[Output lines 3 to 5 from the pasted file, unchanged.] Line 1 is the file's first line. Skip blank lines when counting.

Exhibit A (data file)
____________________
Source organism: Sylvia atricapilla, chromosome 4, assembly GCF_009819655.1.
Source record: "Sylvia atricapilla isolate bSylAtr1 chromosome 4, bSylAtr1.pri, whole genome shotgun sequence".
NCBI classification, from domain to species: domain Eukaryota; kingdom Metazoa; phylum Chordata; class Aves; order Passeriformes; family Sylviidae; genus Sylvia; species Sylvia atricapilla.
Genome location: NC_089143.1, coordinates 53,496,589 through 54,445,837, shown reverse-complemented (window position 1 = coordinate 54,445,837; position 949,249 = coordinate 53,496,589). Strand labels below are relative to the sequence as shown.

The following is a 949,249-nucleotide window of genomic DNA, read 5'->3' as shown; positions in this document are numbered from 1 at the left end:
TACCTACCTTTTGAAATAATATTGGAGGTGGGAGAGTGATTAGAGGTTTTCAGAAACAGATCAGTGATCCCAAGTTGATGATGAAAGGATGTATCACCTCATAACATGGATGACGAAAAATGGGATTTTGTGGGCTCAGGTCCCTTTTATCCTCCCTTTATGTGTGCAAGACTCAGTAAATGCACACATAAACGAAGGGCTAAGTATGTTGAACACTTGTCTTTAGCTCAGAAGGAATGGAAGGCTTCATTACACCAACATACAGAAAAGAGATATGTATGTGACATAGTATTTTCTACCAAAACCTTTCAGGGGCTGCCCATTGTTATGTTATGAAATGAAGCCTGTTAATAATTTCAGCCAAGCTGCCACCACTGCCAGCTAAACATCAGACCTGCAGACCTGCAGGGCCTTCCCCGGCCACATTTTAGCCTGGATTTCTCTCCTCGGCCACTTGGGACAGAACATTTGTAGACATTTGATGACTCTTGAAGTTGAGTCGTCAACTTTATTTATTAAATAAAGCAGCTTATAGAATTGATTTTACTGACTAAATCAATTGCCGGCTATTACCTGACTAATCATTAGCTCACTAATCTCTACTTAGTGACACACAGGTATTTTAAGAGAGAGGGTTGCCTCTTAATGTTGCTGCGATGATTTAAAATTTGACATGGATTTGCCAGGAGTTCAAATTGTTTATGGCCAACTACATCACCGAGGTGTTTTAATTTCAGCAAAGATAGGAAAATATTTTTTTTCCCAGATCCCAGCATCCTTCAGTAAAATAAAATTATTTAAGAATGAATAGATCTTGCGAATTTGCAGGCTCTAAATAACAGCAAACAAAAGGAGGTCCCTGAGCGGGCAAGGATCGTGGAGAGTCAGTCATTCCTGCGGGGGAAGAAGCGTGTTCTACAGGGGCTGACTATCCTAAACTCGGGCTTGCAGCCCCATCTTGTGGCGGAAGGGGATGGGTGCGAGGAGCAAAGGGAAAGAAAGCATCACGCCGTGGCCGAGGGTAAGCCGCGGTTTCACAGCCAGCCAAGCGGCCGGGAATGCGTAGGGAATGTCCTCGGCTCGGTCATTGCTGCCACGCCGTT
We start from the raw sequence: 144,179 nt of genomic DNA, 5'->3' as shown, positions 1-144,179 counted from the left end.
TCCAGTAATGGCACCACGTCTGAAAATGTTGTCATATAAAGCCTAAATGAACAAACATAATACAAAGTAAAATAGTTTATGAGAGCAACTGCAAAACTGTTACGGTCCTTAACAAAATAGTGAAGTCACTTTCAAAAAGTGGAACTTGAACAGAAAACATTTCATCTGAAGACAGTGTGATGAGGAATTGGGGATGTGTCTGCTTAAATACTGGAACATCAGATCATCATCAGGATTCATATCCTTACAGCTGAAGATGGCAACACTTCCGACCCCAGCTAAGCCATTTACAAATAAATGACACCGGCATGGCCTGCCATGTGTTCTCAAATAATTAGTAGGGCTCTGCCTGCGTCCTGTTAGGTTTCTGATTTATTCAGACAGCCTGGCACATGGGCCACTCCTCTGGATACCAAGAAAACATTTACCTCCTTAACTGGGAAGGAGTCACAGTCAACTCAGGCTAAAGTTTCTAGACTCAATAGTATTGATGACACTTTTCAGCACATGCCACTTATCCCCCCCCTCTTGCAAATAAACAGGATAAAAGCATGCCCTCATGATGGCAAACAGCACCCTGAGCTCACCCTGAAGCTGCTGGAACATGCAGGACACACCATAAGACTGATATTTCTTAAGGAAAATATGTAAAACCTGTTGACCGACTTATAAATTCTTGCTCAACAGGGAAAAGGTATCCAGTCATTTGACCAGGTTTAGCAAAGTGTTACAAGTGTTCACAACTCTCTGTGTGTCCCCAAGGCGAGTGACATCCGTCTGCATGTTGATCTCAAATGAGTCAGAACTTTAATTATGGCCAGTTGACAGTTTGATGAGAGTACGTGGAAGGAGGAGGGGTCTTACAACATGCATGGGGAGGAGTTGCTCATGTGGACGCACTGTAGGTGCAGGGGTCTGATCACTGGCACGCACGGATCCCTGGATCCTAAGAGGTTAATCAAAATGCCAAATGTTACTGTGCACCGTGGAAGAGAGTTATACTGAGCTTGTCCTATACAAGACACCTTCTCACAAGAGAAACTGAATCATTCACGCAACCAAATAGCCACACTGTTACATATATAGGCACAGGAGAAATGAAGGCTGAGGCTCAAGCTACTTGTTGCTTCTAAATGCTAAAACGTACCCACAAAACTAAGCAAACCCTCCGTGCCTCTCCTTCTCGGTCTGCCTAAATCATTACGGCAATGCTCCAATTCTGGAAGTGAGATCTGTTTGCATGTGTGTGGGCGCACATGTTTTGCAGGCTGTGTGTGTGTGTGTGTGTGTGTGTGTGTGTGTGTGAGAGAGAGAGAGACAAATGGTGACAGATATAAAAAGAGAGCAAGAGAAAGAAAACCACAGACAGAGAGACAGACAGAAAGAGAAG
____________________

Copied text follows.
NCBI classification, from domain to species: domain Eukaryota; kingdom Metazoa; phylum Chordata; class Aves; order Passeriformes; family Sylviidae; genus Sylvia; species Sylvia atricapilla.
Genome location: NC_089143.1, coordinates 53,496,589 through 54,445,837, shown reverse-complemented (window position 1 = coordinate 54,445,837; position 949,249 = coordinate 53,496,589). Strand labels below are relative to the sequence as shown.

The following is a 949,249-nucleotide window of genomic DNA, read 5'->3' as shown; positions in this document are numbered from 1 at the left end: